Coronavirus: UK death toll rises to 463
Increased death toll comes as Prince Charles becomes highest profile person to contract the virus
The number of deaths in the UK as a result of the Covid-19 coronavirus has risen to 463, after authorities in England reported a further 28 deaths in the past 24 hours.
They included a 47-year-old who did not have an underlying health condition. The others who died, including one person aged 93, did have underlying health conditions, NHS England said. Their families have been informed.
It comes as emergency powers to tackle the virus in the UK became law. The Coronavirus Bill 2020 swiftly passed through Westminster, and grants ministers, councils, police, health professionals and coroners wide-ranging powers that are due to last for up to two years.
However while being rushed through over the course of three days, concerns were raised over measures that will reduce oversight on some officials while also impacting civil liberties.
The changes include reducing the number of doctors required to sign off on sectioning those with mental health issues from two to one, while police would be given authority to force those infected with Covid-19 to self-isolate.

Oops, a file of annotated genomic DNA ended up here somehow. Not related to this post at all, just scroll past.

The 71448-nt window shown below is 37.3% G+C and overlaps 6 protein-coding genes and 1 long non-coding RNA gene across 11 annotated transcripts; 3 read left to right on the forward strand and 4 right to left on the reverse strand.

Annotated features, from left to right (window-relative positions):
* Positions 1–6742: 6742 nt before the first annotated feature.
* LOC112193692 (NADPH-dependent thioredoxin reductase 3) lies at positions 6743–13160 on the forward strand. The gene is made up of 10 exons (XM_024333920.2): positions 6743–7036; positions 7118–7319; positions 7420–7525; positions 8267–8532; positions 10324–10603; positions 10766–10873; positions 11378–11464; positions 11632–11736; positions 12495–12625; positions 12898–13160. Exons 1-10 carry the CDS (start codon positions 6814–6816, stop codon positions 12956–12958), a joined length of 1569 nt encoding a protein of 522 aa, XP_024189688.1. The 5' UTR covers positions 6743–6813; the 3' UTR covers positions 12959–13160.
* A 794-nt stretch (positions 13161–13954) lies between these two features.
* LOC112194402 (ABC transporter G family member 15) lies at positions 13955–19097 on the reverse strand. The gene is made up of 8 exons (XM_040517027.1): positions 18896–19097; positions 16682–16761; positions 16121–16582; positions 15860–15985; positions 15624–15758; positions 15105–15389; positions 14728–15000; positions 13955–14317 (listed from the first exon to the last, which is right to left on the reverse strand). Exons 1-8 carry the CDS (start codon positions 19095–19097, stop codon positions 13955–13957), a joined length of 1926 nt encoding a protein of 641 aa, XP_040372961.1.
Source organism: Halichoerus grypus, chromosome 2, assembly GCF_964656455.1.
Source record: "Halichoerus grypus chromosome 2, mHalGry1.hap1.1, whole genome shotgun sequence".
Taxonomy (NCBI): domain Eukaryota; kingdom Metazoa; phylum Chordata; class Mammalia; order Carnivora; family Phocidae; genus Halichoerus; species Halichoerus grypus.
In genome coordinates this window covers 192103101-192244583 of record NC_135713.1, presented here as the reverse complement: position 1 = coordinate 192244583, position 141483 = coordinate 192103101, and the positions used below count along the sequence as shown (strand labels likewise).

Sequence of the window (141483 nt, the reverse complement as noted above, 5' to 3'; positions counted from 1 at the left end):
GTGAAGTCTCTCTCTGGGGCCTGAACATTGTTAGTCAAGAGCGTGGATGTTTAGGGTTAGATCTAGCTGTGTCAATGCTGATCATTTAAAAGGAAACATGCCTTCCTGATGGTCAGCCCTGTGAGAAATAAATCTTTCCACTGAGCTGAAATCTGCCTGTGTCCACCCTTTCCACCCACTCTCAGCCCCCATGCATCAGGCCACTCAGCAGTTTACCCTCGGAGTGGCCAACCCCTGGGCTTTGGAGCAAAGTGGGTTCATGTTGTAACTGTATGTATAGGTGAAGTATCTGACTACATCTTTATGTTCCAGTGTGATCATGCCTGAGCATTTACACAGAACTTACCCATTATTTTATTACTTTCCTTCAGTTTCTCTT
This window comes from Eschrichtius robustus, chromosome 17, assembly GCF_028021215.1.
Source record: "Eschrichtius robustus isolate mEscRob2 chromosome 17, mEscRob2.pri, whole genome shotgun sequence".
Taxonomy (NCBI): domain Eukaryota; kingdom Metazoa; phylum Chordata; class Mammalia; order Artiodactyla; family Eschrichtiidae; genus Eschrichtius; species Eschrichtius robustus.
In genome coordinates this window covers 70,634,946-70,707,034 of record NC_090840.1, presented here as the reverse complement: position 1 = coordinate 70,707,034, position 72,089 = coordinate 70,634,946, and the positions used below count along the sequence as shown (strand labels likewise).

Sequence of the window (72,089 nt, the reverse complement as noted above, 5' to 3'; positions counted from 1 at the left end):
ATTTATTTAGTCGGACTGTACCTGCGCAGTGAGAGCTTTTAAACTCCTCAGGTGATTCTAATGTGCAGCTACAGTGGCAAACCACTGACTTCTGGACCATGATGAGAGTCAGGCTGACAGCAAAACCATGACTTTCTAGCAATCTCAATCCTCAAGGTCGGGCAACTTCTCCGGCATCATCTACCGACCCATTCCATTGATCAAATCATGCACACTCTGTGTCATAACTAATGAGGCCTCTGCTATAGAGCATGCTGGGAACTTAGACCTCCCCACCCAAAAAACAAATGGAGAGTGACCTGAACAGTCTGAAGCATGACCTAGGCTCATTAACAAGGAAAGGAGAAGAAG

Health Minister Lord Bethell expressed his "profound thanks" to those involved with the Bill and ensuring its swift passage through Parliament, including other political parties, who he said had "worked in a collaborative and supportive way during this whole process".
He added: "I would like to thank those who work in Parliament and House of Lords who are here today at considerable risk to themselves and have displayed amazing commitment to this remarkable organisation."
Meanwhile the Prince of Wales has become the highest profile person to contract the virus in the country, after Clarence House said he had tested positive for the virus.
Prince Charles, 71, is displaying "mild symptoms" of the Covid-19 illness but is in good health and spirits as he self-isolates at Birkhall in Scotland, a spokesman said.
A source added "medical advice is that it is unlikely to escalate into a more serious case".